Today on the MPR News Update: The assault weapons ban is out, backgrounds checks are out, so what's left in legislation aimed at curbing gun violence? Also, how might the governor's sales tax proposals affect you? The state economy appears to be better than we thought.. Somali natives are being sent back to their homeland. We go in-depth on allegations of sexual abuse at Shattuck St.Mary's. And, hockey will rule St. Paul the next few days, but is it safer?
DUELLING GUN BILLS: The chief sponsor of a bill that would require universal background checks for gun buyers is not backing down despite signs the measure doesn't have enough support to pass the House. A bipartisan group of lawmakers will announce today a separate gun bill that does not include universal background checks. The dispute is creating a rift between two powerful DFL legislators.
BACKGROUND CHECKS: The gun control debate continues this week at the Capitol with a DFL legislator planning to introduce a bill that will not include universal background checks for gun sales. Supporters say that the checks are needed because 40 percent of all gun sales in the country take place without a background check. The statistic comes from the National Survey on the Ownership of Firearms conducted in 1994. Some gun rights advocates, however, dispute this widely quoted number.
FAIR SHARE OF TAX SKEPTICISM: Mark Dayton's gubernatorial campaign called for higher taxes on wealthy Minnesotans. He said then, and continues to say as governor, that they need to pay their fair share. Dayton speaks about his ambitious sales tax plan in similar terms: It is intended to force businesses to pay their fair share. While the governor insists average Minnesotans would not get stuck with the bill, some are skeptical.
JOBS RECOVERY: Job recovery in Minnesota is further along than thought. The Minnesota Department of Employment and Economic Development issued revisions to the state's job numbers going back almost two years. The new numbers suggest that in another month or two, Minnesota's payroll levels will return to their pre-recessionary peak.
DOW ROECOVERY: The Dow closed at a record high Tuesday, beating the previous high it set in October 2007, before the financial crisis and the Great Recession. The index is up 8.8 percent this year, capping a remarkable comeback. The Dow has more than doubled since hitting a 12-year low in March 2009. The Standard & Poor's 500 index and the Nasdaq also posted gains.
WHAT THE SHATTUCK-ST. MARY'S TEACHERS ARE SAYING: A former Shattuck-St. Mary's teacher appears in court this week in Faribault to face charges of sexual abuse. Lynn Seibel is accused of abusing six male students at the Faribault boarding school from 1999 to 2003. The school claims it knew nothing of the alleged crimes. An MPR News investigation shows several teachers did know about some of Seibel's behavior but failed to tell police. The insular nature of the private boarding school is one reason the former teacher gained access to children, and school officials took few steps to prevent the alleged abuse.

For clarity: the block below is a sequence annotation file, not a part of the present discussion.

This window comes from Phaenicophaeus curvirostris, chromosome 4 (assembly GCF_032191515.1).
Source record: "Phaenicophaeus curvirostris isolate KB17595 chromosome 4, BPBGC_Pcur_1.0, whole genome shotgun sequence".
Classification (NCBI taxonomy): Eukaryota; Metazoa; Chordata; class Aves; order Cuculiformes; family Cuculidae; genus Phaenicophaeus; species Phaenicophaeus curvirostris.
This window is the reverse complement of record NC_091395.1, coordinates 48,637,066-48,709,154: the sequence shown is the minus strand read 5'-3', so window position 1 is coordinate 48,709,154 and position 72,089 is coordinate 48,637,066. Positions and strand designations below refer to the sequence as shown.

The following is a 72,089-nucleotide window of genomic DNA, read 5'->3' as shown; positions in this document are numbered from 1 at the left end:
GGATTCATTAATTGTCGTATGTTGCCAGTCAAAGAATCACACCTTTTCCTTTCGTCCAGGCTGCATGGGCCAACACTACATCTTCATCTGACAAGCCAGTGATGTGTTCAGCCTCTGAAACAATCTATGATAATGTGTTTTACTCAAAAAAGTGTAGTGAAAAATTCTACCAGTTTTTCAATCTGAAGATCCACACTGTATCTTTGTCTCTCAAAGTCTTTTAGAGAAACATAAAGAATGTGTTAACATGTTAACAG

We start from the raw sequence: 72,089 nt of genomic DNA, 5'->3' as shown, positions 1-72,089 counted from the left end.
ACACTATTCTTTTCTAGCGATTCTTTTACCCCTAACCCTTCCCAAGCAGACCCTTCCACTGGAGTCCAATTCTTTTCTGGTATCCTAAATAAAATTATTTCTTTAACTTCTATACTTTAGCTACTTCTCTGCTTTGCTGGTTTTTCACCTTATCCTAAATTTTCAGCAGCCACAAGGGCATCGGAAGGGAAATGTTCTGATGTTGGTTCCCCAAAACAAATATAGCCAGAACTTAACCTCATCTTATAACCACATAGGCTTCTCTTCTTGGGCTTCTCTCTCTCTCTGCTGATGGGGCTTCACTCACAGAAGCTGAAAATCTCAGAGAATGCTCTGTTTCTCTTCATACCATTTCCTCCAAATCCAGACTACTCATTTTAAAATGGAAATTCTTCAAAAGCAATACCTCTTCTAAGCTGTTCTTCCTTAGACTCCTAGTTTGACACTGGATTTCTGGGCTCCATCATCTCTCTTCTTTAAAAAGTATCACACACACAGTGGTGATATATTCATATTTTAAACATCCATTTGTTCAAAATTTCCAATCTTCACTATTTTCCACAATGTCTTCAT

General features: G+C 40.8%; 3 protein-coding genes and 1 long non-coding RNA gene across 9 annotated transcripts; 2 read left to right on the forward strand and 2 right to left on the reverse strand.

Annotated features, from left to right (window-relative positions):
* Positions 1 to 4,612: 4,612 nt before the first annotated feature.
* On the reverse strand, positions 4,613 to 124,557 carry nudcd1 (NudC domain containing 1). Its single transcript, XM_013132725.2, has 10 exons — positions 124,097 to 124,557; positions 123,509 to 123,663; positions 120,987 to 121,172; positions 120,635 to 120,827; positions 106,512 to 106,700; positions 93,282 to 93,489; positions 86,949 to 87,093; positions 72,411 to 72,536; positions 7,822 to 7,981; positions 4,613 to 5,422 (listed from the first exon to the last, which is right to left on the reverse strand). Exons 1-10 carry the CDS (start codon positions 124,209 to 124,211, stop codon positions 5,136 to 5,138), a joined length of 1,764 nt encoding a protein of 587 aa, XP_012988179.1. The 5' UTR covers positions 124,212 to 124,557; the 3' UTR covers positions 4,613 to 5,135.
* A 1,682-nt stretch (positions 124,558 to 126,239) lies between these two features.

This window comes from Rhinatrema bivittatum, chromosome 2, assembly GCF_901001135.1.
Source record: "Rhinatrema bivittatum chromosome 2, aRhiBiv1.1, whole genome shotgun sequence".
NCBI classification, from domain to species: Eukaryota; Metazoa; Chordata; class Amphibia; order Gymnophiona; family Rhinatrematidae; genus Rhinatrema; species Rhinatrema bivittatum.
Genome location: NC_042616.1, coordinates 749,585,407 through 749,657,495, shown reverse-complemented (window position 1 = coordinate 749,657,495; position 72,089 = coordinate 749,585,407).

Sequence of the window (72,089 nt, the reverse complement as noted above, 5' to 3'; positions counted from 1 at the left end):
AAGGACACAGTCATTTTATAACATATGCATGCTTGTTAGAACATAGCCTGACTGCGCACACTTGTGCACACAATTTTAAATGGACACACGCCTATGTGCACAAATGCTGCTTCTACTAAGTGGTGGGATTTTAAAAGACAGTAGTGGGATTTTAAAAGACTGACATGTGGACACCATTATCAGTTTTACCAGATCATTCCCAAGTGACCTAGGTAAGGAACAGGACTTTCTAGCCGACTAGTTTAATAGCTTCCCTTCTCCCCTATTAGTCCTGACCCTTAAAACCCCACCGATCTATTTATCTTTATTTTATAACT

REMEMBERING: Shattuck-St. Mary's is a private Episcopal school with about 400 middle and high school students. Given the school's national reputation as a hockey powerhouse, as well as a general reluctance among victims of sexual abuse to talk about their past, the six victims listed in court documents might be the only ones who come forward. And for those six, the process for some has involved finally realizing that they were victims of sexual abuse, investigators said.
SOMALI DEPORTATIONS: The U.S. officially recognized Somalia's government for the first time in two decades earlier this year, and it is now deporting Somalis again, starting with sex offenders and other felons. Deportations had been suspended for many years while the country had no functioning government.
KIDS AND HOCKEY INJURIES: It's been more than a year since Benilde-St. Margaret's School hockey player Jack Jablonski was paralyzed after he was checked into the boards during a game. Since then, tougher penalties for dangerous play have been instituted, and hockey officials are evaluating whether the new rules have been effective.
DEADLY SUPERBUGS: Twice as many Minnesotans were infected by superbugs called Carbapenem-Resistant Enterobacteriaceae last year than the previous year. CREs are on the rise in Minnesota and across much of the nation. The Centers for Disease Control and Prevention warned Tuesday that CRE infections in the U.S. have quadrupled in the past decade.
MINNESOTA UNITED: Minnesota's only professional soccer team, the minor league Minnesota Stars, are getting a new name: Minnesota United Football Club. Former UnitedHealth Group CEO William McGuire bought the team in November. The Stars won the league championship in 2011 and lost in the final in 2012. Nick Rogers, McGuire's son-in-law, is taking over as president of the club and said he's got high hopes for the franchise.
AN APPLE A DAY: State officials are launching a pilot program to encourage food stamp recipients to eat more fruits and vegetables. Starting in June, food stamp customers at select grocery stores in Minnesota will get a $5 coupon for fruits and vegetables. They'll be able to use that coupon during their next visit to the grocery store. Human Services Commissioner Lucinda Jesson expects the incentive will encourage people to try produce they haven't tried before.